We are a commune of inquiring, skeptical, politically centrist, capitalist, anglophile, traditionalist New England Yankee humans, humanoids, and animals with many interests beyond and above politics. Each of us has had a high-school education (or GED), but all had ADD so didn't pay attention very well, especially the dogs. Each one of us does "try my best to be just like I am," and none of us enjoys working for others, including for Maggie, from whom we receive neither a nickel nor a dime. Freedom from nags, cranks, government, do-gooders, control-freaks and idiots is all that we ask for.
The National Association of Consumer Bankruptcy Attorneys argues for repealing those non-dischargeability provisions, at least for private lenders. That is actually a good idea, as long as, on the public side, the federal government gets out of the student-loan business altogether. No direct lending, no loan guarantees to the private sector--and no disability-rights oversight, either. Without the twin safety nets of non-dischargeability and taxpayer guarantees, a lender would be entitled to ask the next Carol Todd, without even broaching the subject of her Asperger's: "We've already lent you tens of thousands of dollars that you haven't repaid on degrees that you haven't used--why, exactly, should we lend you even more for yet another likely useless degree?" There would be nothing like having to live with the consequences of one's imprudent lending decisions to put an end to irresponsible adventures in higher education at public expense.
Unfortunately, Judge Gordon's ruling in Todd's case seems to point in another direction: toward relaxing the non-dischargeabiity rules by judicial fiat, so that ever-large numbers of people can load their student debt onto the backs of taxpayers on the basis of some chronic ailment that should have barred their borrowing in the first place. That's the worst of both worlds.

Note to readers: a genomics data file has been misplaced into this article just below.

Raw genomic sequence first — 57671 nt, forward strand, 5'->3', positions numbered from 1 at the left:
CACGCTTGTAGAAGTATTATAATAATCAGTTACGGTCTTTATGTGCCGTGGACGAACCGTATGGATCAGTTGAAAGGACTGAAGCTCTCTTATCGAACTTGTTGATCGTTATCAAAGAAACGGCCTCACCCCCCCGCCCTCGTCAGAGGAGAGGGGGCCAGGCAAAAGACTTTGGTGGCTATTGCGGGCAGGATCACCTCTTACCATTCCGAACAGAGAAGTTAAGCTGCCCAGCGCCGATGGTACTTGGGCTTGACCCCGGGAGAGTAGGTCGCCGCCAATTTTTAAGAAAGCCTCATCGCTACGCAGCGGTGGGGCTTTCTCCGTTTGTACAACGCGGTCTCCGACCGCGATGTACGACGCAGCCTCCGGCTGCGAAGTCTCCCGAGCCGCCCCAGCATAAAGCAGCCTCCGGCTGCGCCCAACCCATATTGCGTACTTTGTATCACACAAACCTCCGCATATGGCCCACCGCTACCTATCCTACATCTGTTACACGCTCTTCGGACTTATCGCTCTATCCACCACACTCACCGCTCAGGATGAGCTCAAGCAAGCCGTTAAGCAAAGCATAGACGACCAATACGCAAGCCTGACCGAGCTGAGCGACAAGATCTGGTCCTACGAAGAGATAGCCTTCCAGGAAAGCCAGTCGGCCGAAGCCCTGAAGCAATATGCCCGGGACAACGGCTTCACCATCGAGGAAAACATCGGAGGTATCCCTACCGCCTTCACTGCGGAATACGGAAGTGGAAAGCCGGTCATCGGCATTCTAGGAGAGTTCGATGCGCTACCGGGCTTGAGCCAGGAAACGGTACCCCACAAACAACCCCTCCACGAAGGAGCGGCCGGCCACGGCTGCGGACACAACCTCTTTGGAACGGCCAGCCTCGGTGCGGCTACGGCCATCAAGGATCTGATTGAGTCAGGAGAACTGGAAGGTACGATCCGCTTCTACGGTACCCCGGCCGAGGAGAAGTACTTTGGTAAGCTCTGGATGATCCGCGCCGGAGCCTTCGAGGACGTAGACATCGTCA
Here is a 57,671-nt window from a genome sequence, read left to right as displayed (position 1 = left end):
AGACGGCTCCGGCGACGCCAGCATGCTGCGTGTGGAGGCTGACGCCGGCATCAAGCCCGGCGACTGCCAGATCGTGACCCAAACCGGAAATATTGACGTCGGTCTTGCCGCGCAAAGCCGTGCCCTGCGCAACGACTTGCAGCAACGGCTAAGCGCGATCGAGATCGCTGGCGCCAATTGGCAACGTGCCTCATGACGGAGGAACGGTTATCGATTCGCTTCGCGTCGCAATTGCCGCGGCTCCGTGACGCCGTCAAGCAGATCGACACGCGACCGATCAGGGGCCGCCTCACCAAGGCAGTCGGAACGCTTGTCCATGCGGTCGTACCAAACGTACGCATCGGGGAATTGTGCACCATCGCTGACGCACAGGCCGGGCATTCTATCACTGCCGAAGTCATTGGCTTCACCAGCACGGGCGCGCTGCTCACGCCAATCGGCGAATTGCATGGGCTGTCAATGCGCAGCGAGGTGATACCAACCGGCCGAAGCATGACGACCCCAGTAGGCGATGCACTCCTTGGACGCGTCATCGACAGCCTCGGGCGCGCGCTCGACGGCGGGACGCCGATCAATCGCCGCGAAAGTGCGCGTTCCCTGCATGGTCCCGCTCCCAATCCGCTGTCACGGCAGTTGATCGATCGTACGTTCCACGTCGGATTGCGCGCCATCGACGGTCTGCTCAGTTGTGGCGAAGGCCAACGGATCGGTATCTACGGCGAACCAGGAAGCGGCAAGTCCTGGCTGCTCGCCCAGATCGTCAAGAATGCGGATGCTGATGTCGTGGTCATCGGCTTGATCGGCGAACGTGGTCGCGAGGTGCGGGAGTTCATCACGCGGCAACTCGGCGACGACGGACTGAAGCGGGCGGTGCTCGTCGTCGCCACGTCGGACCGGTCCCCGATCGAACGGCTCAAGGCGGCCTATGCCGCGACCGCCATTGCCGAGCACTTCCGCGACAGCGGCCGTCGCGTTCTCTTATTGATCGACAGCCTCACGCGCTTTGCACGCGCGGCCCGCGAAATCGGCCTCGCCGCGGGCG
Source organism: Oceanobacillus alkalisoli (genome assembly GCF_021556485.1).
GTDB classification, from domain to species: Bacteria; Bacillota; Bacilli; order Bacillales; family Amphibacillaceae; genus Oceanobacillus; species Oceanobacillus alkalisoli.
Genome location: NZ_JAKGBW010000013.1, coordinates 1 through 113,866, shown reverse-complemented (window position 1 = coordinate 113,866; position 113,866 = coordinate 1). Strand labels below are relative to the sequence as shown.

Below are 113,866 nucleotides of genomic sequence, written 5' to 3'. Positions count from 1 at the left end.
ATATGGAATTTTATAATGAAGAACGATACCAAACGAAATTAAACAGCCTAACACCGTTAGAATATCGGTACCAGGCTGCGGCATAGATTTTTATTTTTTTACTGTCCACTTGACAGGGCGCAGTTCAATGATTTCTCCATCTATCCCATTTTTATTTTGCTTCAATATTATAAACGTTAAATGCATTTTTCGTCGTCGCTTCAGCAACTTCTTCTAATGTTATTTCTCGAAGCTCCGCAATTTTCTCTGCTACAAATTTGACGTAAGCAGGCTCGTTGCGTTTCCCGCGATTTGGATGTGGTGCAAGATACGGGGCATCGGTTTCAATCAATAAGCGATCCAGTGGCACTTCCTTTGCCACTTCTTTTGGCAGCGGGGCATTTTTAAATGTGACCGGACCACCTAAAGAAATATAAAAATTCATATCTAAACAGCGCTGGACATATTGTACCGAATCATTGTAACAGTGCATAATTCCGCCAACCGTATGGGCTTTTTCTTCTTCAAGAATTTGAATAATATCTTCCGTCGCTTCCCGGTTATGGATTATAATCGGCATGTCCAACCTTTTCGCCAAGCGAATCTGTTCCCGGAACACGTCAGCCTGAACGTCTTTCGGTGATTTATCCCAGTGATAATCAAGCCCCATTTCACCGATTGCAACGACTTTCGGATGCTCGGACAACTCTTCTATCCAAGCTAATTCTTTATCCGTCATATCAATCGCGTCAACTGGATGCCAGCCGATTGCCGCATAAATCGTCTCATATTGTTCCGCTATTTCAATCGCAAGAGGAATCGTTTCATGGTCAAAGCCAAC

I'm NOT for this kind of taxpayer funded perpetual student life BUT Asperger's is not an ephemeral disease. In general, the term is used a lot nowadays as the least stigmatizing way to describe a person with high-functioning autism. But I wouldn't wish ANY form of autism on any member of your family. You would not find it ephemeral, BillH, if a grandchild were diagnosed with it. Very few people actually have Asperger's. Lots have autism.
Many people with high-functioning autism can do well in structured environments like schools, or universities that allow them to research subjects that interest them. But despite popular stereotypes, not very many Asperger's type or autistic people are actually math and science or computer geniuses, tho most of the ones I know DO love computers and video games.
Most jobs nowadays demand a high degree of social skills, even if it's simply a matter of listening to and obeying the instructions of a foreman or manager. If a person with Asperger's is NOT a brilliant graphic designer or IT wizard or the like who is given free rein, their habit of speaking their mind and following their own path can make it hard to get and keep work. If you look at the age of the woman in the story (39 when she got her GED), you can see that she would have had more trouble with each year finding work because she wasn't a) young and b) socially adept.
One could imagine her getting a degree, then trying to get a job in something related, having no luck, and deciding to go back to school where there was at least some community, and some activity and disciplined work to keep a focus on.
On the other hand, it's ridiculous for anyone to get student loans for degree after degree. One undergraduate degree, and one professional degree is all the taxpayers should have to lend a person.
Reading the article, the schools she attended sounded very marginal, and I wondered if they were degree mills that encourage people to enroll and help them get loans. Like those "training" institutes that extract money from the Feds to train the poor in useless or outdated skills.
Aspergers is not as common as what is being diagnosed. If an individual is high functioning and college able the only special financial deal should be scholarships. The people i know with Aspergers children do tend to blame what used to be called character traits on a medical disease and therefore the child can be unaccountable for things he doesnt want to do.
Do not trust your gut and your observation on this one, Becky. Confirmation bias is easy when the N is small.
I'm increasingly anti-loan for anyone, but that's just me being ridiculous, reacting against the current abuses. And kicking myself for some college costs for younger sons that could have been avoided if I had been thinking objectively.